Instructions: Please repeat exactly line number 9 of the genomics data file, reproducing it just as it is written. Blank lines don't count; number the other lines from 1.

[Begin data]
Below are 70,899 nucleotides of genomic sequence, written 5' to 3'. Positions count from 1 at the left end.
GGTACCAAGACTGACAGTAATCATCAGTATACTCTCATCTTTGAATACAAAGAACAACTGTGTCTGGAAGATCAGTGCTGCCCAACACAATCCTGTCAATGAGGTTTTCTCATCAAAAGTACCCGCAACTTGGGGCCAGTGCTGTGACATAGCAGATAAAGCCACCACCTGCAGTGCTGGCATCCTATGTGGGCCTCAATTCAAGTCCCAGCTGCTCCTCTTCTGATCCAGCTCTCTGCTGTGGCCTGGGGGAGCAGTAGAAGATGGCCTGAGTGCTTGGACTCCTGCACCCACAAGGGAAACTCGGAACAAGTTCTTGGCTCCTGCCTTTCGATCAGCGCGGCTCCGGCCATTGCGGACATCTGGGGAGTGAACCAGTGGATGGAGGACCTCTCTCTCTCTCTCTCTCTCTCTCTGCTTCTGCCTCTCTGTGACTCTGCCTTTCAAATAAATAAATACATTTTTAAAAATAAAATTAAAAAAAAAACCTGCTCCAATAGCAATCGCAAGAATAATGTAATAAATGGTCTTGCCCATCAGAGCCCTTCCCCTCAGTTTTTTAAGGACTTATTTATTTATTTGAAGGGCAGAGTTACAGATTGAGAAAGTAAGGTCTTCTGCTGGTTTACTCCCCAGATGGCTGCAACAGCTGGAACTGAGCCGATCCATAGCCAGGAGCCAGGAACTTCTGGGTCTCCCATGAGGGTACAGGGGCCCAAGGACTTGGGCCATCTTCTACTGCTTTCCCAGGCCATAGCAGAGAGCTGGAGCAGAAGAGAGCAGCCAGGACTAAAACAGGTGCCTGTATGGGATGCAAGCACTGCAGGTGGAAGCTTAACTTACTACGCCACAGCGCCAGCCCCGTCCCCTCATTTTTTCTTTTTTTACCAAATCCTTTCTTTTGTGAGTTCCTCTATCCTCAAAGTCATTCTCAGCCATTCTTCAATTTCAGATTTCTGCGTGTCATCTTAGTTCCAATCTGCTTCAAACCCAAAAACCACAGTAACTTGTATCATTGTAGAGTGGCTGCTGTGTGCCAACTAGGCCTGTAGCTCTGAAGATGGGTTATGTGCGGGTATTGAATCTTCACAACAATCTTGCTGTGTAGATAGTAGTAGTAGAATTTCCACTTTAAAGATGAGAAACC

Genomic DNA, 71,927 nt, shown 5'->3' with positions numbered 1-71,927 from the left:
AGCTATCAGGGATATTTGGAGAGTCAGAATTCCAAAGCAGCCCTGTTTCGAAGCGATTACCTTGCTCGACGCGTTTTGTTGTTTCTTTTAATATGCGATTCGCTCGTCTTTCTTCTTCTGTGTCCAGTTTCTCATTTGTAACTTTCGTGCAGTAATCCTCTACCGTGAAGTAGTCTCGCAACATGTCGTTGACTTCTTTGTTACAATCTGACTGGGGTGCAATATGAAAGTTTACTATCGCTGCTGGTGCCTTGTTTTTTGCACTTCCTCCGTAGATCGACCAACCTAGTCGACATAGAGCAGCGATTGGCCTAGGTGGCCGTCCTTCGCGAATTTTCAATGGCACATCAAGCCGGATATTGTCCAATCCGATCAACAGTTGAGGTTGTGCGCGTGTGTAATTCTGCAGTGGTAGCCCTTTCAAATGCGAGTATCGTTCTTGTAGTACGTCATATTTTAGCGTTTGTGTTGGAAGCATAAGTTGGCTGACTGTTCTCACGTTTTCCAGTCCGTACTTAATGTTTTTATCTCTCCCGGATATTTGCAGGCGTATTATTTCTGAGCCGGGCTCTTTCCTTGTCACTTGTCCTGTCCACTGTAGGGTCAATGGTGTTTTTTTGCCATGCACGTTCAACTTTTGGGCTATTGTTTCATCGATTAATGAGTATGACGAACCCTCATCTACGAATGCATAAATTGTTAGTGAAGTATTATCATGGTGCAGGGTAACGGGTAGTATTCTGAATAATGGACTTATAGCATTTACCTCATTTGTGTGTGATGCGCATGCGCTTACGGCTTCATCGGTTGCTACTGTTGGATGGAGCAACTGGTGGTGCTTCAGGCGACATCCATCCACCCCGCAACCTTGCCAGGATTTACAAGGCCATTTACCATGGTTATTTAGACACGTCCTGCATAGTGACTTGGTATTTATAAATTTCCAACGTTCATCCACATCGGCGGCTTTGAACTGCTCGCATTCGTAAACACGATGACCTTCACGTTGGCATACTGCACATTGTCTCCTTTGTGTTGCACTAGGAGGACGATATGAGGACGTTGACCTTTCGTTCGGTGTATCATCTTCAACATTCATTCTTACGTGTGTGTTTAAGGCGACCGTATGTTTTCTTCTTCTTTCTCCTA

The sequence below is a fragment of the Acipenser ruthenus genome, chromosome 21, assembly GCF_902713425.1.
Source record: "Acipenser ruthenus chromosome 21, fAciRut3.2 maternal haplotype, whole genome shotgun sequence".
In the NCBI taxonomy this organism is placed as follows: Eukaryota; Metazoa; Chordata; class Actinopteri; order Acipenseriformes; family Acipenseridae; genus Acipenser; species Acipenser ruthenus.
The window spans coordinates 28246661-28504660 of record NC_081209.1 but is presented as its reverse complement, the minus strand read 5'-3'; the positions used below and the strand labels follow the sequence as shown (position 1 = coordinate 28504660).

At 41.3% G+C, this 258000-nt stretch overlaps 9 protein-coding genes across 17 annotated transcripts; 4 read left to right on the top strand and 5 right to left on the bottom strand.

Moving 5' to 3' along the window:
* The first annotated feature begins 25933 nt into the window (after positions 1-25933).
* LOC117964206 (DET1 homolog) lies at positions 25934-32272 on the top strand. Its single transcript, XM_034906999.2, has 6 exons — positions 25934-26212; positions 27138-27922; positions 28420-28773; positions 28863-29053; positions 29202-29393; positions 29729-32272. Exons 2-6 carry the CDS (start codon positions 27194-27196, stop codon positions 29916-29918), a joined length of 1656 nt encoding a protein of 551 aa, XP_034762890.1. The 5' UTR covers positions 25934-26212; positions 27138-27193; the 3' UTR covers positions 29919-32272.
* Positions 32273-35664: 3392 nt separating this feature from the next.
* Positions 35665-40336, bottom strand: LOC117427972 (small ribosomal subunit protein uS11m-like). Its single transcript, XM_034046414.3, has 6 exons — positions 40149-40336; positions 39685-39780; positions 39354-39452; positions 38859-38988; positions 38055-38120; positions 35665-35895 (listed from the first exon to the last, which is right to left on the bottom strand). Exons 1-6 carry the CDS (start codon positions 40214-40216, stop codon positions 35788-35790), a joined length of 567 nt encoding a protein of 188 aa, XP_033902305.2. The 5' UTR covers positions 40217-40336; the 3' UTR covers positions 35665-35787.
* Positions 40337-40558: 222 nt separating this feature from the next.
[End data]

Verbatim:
At 41.3% G+C, this 258000-nt stretch overlaps 9 protein-coding genes across 17 annotated transcripts; 4 read left to right on the top strand and 5 right to left on the bottom strand.